PRNG or Pseudo-random number generators are used for generating numbers distributed randomly.

The reason of being pseudo-random is that the PRNG algorithm doesn't generate true-random information actually.

- RNG: Random Number Generators. It's a general classification regardless of generating psuedo-random or true-random numbers.
- PRNG: Pseudo-Random Number Generators. The
`pseudo`

here means the generator would eventually repeating a same sequence of numbers over a certain period. - TRNG: True-Random Number Generators. The
`true`

here means we have no way to truly detect the next number being generated at any given time.

We will cover PRNG in this post.

In Python, `random.random()`

returns the next random floating point number in the range `[0.0, 1.0)`

. It's an example of Mersenne Twister algorithm we'll cover later.

```
$ python -c "import random; print(random.random())"
0.9997071591954676
$ python -c "import random; print(random.random())"
0.7442605999548604
```

In Bash, you can use the environ variable `$RANDOM`

for a random integer between 0 and 32767 (2^15-1). It's an example of Linear Congruential Generator algorithm we'll cover later as well.

```
$ echo $RANDOM
16857
$ echo $RANDOM
12485
```

Note: for security reason, please don't use the above method for getting pseudo-random numbers, for example, for cryptography usage. You don't to be hacked, right?

The PRNGs have a period of number recurring.

For example, in sequence `1 4 3 2 5 1 4 3 2 5 1 4 3 2 5`

, the `1 4 3 2 5`

recurs every 5 numbers.
For a PRNG based on such sequence, whenever you see `1`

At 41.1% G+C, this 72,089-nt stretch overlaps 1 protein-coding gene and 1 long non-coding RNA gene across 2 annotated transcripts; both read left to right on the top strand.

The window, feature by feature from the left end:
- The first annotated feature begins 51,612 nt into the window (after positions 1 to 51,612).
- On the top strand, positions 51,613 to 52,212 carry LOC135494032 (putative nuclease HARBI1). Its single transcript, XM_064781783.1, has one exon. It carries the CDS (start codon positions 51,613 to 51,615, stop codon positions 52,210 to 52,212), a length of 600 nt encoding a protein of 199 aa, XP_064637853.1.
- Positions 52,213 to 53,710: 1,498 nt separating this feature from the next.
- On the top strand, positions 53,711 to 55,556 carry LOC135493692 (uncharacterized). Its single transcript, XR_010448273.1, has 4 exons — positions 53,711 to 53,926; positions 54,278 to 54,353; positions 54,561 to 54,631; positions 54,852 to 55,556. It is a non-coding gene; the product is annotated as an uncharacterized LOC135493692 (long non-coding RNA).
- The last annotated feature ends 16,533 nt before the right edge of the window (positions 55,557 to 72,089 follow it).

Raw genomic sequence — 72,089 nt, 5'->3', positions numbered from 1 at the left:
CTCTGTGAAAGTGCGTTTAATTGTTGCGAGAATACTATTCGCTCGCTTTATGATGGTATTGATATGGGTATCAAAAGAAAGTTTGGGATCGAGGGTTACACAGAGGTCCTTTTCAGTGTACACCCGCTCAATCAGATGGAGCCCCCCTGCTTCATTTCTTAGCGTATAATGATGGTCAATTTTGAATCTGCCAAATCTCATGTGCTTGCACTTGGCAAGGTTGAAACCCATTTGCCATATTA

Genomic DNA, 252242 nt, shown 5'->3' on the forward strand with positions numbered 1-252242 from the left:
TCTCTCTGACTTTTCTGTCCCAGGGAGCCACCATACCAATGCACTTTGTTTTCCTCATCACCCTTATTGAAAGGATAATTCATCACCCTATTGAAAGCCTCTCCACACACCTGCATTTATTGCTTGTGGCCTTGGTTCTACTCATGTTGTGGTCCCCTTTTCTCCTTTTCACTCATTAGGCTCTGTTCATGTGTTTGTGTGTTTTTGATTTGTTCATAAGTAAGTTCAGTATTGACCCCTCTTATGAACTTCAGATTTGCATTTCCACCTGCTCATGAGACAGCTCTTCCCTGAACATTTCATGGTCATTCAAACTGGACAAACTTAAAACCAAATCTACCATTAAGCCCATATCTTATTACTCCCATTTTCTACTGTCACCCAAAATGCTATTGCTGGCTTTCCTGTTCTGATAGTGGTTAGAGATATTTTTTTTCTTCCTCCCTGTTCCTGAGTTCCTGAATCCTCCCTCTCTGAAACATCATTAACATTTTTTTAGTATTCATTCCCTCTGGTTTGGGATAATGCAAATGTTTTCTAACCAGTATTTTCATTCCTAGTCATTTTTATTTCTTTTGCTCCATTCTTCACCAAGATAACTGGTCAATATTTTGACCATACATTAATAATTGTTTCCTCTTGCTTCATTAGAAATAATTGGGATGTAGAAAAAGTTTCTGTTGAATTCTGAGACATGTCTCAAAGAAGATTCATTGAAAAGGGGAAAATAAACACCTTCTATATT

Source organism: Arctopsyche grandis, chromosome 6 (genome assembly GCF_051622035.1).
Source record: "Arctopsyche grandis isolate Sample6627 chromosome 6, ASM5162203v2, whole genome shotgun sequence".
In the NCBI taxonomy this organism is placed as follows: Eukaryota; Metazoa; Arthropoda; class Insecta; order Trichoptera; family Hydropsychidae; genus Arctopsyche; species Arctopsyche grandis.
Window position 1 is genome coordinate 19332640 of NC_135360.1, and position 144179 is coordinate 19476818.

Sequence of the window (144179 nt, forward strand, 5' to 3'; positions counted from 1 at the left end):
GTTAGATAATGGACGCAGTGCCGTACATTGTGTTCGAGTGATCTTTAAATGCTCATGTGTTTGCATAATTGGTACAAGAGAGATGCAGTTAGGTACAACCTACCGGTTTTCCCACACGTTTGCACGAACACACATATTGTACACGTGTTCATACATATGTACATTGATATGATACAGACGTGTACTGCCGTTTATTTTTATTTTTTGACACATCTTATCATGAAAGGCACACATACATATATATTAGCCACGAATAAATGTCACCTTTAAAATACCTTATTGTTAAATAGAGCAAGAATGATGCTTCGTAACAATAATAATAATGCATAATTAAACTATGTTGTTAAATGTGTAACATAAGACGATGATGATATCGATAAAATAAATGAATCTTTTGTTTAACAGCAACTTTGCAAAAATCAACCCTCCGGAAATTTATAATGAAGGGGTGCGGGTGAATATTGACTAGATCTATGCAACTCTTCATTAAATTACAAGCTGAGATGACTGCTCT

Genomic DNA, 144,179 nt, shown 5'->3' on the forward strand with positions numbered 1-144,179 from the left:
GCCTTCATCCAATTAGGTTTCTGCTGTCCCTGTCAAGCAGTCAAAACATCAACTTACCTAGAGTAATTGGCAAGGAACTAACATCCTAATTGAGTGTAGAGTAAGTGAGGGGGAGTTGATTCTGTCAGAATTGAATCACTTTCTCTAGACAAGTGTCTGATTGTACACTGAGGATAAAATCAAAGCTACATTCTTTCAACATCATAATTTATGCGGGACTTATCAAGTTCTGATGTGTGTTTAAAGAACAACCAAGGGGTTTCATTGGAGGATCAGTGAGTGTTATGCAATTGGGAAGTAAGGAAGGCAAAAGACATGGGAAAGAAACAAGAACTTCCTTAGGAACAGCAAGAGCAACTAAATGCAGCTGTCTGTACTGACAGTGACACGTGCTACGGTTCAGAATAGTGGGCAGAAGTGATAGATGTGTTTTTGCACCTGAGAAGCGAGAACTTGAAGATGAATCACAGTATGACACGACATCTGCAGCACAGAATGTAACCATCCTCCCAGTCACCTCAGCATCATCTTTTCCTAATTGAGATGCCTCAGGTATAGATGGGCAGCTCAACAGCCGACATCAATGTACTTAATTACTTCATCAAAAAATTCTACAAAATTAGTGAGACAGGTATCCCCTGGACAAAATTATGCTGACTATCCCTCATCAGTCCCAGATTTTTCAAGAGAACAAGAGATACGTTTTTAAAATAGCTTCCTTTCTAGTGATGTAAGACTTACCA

as random number, `4`

will always be the next number.
The recurring numbers determine that the order of numbers is fixed rather than randomized.

The big picture behind the PRNG is like a fixed table of such similar sequence.

You might be wondering why do people still want pseudo-random numbers anyway?

The answer is as long as the period is large enough and you start from different positions in the sequence, you're almost unable to get a same set of random numbers during the life cycle of your application. If it happens, oh poor man, please restart your computer periodically and issue resolved.

From the engineering perspective, we don't need things absolutely correct but good enough. As a side quote, below is from the bash.git repo 1:

This one isn't very good, but a more complicated one is overkill.

When using the PRNG libraries, you need to set the initial state as a seed.

If you didn't set the seed for the random call, it's up to language or library designer on how to assign one for you. The current system time will probably be used.

Once you call a random function, the PRNG libraries will update their internal state for the generator so that you won't get a same number next time.

As long as you provide the same seed again, the PRNG libraries will reproduce the same random results for you.

Usually, you do not want to use the standard `random`